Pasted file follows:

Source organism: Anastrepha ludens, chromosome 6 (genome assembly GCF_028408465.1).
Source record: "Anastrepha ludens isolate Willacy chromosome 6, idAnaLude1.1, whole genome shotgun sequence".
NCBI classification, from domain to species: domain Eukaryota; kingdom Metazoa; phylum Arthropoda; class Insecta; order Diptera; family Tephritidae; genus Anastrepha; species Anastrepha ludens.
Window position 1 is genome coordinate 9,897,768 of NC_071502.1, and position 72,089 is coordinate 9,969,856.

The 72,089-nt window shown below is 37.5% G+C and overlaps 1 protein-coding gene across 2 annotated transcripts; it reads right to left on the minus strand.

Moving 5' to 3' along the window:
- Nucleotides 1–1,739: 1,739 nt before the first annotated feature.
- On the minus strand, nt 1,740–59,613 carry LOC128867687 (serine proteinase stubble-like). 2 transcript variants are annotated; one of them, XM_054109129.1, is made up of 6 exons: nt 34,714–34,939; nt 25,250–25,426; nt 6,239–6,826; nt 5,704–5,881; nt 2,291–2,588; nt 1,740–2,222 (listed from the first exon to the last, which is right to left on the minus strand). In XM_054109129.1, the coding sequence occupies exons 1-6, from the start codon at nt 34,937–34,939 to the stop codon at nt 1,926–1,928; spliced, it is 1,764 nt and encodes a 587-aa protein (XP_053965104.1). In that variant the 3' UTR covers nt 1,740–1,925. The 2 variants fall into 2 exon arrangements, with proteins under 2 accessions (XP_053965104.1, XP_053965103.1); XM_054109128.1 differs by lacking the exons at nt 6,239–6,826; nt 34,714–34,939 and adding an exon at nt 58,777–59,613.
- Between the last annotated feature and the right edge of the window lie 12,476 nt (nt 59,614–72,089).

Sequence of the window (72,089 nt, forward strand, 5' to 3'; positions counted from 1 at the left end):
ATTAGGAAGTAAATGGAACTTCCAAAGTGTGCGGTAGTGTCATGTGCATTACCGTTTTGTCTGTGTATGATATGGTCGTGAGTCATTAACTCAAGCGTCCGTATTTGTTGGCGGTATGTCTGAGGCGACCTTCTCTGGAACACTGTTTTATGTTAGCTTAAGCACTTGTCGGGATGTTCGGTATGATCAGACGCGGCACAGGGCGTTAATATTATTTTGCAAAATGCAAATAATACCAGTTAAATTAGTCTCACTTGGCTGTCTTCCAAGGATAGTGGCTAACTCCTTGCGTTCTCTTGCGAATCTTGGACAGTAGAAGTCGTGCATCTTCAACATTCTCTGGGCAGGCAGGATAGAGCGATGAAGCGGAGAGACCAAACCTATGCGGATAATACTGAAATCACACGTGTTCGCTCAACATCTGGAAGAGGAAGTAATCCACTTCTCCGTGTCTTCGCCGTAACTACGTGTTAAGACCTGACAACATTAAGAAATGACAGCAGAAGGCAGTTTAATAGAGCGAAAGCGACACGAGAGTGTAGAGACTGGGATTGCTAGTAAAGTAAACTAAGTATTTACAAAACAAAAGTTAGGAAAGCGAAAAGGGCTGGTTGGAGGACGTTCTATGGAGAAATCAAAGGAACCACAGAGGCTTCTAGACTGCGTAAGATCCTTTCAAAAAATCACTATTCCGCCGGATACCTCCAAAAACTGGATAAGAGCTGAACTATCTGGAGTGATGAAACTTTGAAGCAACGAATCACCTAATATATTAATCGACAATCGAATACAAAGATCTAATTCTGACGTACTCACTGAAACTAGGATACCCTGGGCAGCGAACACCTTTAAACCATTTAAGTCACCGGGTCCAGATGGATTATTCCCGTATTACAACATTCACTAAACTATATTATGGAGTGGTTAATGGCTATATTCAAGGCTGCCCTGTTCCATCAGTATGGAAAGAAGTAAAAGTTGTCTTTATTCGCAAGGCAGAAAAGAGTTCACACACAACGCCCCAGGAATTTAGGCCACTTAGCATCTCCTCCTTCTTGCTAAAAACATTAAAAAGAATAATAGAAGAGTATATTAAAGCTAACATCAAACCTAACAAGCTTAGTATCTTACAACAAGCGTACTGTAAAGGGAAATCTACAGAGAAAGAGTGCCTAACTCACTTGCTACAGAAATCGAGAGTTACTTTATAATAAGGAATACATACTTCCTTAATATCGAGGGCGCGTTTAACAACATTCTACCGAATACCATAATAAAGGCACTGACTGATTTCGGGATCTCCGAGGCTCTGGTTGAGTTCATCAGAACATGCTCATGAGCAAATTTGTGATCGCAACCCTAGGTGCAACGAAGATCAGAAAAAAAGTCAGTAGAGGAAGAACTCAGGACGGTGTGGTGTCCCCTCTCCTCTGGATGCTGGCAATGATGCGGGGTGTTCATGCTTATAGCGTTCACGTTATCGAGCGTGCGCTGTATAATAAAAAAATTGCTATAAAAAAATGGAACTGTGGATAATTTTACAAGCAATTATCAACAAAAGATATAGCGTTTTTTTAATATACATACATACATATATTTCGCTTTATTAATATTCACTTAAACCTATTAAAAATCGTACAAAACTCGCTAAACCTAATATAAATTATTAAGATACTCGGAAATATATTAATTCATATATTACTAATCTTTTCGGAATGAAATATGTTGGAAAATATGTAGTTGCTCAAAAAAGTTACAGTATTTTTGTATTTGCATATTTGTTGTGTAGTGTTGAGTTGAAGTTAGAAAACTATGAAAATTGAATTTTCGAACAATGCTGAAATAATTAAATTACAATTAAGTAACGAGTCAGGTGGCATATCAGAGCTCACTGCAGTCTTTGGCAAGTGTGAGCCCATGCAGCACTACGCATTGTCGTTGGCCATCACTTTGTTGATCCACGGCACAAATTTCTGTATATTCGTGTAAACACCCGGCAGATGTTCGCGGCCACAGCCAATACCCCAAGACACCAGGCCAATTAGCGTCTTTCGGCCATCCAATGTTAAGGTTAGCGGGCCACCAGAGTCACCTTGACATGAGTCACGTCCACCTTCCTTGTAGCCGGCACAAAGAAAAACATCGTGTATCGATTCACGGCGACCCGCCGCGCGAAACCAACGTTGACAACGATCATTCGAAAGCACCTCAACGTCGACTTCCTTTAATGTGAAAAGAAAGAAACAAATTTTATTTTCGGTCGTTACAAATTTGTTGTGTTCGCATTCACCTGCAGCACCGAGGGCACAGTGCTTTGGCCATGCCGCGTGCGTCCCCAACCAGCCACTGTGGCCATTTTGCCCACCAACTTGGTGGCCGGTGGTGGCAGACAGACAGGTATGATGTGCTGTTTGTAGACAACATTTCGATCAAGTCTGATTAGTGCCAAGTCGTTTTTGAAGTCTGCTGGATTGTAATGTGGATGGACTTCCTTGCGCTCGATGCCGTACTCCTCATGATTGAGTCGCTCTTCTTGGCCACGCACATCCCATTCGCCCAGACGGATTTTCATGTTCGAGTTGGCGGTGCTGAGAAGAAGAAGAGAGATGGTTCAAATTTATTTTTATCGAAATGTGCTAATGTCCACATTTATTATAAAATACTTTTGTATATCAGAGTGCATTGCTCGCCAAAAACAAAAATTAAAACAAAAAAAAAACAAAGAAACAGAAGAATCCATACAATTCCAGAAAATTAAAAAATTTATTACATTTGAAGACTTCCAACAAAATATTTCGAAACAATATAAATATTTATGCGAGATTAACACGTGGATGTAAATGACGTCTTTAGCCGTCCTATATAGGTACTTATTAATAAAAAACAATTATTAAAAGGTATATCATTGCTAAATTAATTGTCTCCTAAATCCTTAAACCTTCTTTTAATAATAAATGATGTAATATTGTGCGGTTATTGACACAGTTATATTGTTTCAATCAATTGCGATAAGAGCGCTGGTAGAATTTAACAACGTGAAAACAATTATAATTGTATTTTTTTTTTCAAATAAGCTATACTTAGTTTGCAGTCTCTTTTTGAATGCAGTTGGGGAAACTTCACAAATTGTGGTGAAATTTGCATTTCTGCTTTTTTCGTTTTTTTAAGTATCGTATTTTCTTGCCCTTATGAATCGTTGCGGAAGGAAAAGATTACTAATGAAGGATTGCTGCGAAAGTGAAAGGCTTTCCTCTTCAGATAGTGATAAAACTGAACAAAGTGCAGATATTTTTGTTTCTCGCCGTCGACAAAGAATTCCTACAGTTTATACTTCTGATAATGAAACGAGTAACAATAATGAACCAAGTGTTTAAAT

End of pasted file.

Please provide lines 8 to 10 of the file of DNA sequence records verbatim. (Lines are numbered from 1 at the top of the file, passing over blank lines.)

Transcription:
- On the minus strand, nt 1,740–59,613 carry LOC128867687 (serine proteinase stubble-like). 2 transcript variants are annotated; one of them, XM_054109129.1, is made up of 6 exons: nt 34,714–34,939; nt 25,250–25,426; nt 6,239–6,826; nt 5,704–5,881; nt 2,291–2,588; nt 1,740–2,222 (listed from the first exon to the last, which is right to left on the minus strand). In XM_054109129.1, the coding sequence occupies exons 1-6, from the start codon at nt 34,937–34,939 to the stop codon at nt 1,926–1,928; spliced, it is 1,764 nt and encodes a 587-aa protein (XP_053965104.1). In that variant the 3' UTR covers nt 1,740–1,925. The 2 variants fall into 2 exon arrangements, with proteins under 2 accessions (XP_053965104.1, XP_053965103.1); XM_054109128.1 differs by lacking the exons at nt 6,239–6,826; nt 34,714–34,939 and adding an exon at nt 58,777–59,613.
- Between the last annotated feature and the right edge of the window lie 12,476 nt (nt 59,614–72,089).

Sequence of the window (72,089 nt, forward strand, 5' to 3'; positions counted from 1 at the left end):